In the impeachment trial we will see some Republican lawmakers struggle to justify their defense of the president, as it will define their political survival. But it should be possible for most citizens and pastors to detach the president and his enablers—even a lot of them—from the other branches of government and from principled conservatism. If the trial brings into focus corruption across the board–in tax evasion, in weakened environmental protection, in predatory lending, in predatory health insurance…, then a growing number of people may understand impeachment to say: “enough!” It is larger than one person, but at the same time there cannot be healing without a cleansing of the toxins of lying, greed, and false equivalence that he has encouraged. James Comey’s pilgrimage may be helpful in this regard.
There is one more Reformed element that may be named, the role of councils to discern and deliberate. Just as Congress needs to reclaim its role as a deliberative body, so our churches are—in Lew Mudge’s terms—communities of moral discernment. Hence the suggestion of public conversations and forums. For pastors who know family systems, healthy self-differentiation can be tough, but it can lead to healthier systems overall. A strong and healthy pulpit should lead not to an enclosed and defensive system, but to a community of confident members with wide horizons framed by God’s reign.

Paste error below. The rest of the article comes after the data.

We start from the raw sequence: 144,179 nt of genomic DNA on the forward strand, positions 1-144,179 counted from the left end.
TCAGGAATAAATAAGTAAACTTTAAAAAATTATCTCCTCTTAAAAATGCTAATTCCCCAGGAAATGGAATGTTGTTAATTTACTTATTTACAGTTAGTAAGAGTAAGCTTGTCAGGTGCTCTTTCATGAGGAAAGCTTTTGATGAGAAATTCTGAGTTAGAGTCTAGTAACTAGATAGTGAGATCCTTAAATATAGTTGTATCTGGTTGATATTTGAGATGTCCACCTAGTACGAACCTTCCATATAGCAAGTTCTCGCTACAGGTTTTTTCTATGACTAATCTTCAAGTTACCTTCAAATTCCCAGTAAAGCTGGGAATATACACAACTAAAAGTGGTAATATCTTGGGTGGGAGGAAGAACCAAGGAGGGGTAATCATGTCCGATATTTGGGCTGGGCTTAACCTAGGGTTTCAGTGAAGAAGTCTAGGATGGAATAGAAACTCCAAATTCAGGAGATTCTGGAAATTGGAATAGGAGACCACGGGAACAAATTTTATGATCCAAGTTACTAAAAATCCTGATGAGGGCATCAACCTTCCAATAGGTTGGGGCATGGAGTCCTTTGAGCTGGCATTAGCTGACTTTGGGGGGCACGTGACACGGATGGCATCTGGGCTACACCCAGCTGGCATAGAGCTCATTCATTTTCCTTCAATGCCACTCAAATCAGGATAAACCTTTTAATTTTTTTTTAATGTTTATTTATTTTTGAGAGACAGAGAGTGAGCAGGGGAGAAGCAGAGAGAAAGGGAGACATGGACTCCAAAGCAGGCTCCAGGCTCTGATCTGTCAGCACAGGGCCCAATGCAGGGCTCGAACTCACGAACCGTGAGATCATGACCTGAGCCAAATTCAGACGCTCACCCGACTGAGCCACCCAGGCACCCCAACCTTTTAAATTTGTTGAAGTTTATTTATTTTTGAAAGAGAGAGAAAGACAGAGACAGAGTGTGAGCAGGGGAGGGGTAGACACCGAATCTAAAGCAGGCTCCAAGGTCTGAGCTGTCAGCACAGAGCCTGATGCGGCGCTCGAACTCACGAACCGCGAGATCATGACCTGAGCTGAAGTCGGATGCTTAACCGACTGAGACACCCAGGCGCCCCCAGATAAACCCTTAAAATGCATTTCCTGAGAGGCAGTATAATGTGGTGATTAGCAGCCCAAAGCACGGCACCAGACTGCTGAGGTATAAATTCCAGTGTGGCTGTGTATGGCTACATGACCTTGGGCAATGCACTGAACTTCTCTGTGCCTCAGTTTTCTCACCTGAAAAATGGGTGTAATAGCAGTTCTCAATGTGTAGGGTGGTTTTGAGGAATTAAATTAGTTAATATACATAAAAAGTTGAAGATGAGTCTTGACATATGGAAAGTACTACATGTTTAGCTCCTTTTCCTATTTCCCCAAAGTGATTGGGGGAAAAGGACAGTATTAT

To sum up, this is not a call for congregations to be one color, blue or red, but rather a call to pastors especially not to compromise on the content of their moral and theological discernment. None of us are all one color. As a wise friend phrases it, good pastoring in the purple or checkered church means finding ways to affirm the humanity of red and blue congregants and “find red and blue avenues to speak truth to them.” Of course, while I think impeaching and removing the president may well be our best hope for a less polarized politics and a more vital church voice, you may disagree.
Reformed Faith and Politics adopted by the 195th General Assembly of the Presbyterian Church USA
Chris Iosso serves as Coordinator of the Advisory Committee on Social Witness Policy (ACSWP). In addition to his pastorate at the Scarborough (NY) Presbyterian Church, he has worked in the areas of human rights advocacy, corporate social responsibility, and ecumenical social teaching for the PCUSA, the United Church of Christ, and the National Council of Churches of Christ in the U.S.A. His BA is from Johns Hopkins University (in political science), his MDiv from Princeton Seminary, and his PhD from Union Seminary (NY).